On Friday, the Prime Minister promised if elected he would enact legislation that would create a “tax lock,” preventing future governments from raising taxes,

This new legislation will protect our fragile economy and guarantee reduced taxes and stable incomes for our families.

His party has already promised not to raise taxes, while the other parties have promised they will. This measure goes further, because it would seek to bind the hands of successive governments, without the necessary constitutional amendments.

Former Parliamentary law clerk, Rob Walsh, indicated the proposed legislation would likely be unconstitutional for this reason. The division of powers . . . [more]

Posted in: Miscellaneous

Of Social Media Privacy Through Obscurity

Prof. Woodrow Hartzog is an interesting voice on privacy law and technology. He has written about his own research and interviewed others on the role that obscurity plays in our modern conceptions of privacy. Technologies like encrypted communication applications and device encryption tools can be privacy-enhancing technologies, while obscurity — the condition of being unknown or not entirely comprehensible to others — is a privacy-enhancing state.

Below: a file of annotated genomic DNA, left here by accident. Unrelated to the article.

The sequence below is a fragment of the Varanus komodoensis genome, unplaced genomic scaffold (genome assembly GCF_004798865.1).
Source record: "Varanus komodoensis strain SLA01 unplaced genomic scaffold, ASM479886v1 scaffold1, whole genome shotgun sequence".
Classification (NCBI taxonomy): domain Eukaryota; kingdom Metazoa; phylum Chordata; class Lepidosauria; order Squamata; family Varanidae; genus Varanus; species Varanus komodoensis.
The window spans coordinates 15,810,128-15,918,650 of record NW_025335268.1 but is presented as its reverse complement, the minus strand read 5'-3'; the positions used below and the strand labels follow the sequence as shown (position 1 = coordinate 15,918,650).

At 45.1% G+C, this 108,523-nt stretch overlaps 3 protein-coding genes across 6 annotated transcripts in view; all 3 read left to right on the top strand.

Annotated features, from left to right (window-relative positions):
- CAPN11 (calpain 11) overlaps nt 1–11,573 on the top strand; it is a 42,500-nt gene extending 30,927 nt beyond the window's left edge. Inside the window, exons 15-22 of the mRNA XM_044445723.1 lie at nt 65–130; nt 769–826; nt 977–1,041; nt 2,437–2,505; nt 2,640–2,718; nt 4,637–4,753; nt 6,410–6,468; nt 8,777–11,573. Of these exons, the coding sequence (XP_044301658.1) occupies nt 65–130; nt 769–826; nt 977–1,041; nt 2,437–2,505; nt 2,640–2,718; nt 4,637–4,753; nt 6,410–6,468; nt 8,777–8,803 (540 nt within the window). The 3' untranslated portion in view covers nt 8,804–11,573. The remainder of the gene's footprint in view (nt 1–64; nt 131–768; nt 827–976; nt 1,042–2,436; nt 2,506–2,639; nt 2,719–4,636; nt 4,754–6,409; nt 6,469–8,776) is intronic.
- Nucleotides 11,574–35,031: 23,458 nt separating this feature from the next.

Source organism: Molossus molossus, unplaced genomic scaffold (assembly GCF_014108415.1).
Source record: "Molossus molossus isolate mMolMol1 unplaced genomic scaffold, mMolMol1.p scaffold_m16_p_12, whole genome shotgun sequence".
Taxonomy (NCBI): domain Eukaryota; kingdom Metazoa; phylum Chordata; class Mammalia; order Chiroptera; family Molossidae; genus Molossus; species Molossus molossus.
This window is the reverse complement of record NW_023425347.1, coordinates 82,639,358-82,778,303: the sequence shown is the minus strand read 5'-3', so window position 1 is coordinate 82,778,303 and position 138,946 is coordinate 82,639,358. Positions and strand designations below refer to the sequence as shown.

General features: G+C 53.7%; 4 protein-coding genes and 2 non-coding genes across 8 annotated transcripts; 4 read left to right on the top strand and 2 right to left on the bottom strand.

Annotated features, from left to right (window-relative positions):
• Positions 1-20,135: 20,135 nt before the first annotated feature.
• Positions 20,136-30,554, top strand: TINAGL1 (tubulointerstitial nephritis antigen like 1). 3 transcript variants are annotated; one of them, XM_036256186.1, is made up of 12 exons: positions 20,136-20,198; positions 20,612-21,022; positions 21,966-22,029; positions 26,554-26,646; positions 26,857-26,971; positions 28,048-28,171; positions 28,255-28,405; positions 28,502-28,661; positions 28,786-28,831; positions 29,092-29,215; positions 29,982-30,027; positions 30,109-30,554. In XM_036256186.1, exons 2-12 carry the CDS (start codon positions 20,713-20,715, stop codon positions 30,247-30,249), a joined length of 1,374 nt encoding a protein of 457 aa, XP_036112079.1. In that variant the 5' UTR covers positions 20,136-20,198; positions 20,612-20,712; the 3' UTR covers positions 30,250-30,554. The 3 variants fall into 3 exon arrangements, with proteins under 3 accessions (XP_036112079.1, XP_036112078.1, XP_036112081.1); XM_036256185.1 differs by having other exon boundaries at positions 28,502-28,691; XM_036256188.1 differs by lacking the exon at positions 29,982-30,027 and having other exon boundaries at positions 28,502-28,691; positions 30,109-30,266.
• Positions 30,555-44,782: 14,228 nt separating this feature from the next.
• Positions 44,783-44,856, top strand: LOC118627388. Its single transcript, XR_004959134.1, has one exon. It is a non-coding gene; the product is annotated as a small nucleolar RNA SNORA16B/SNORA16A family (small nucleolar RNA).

Obscurity, it appears, is a state that many of us seek out when it comes to social media, even if we don’t realize it. And if you’re reading this thinking, “I don’t . . . [more]

Posted in: Miscellaneous, Technology: Internet

Dianne Saxe Appointed Environmental Commissioner of Ontario

On behalf of the Slaw community, we congratulate our colleague Dianne Saxe on her appointment as Environmental Commissioner of Ontario. Her new role takes effect on December 1st, 2015.

As one of Canada’s most respected and knowledgeable environmental lawyers, Dianne has been a key columnist with us here at Slaw since June of 2010. While we are uncertain at this time whether her new role will allow her to continue writing (we hope she will), we are exceptionally proud of her achievement. Dianne is a tireless advocate for our environment and we know she will do well.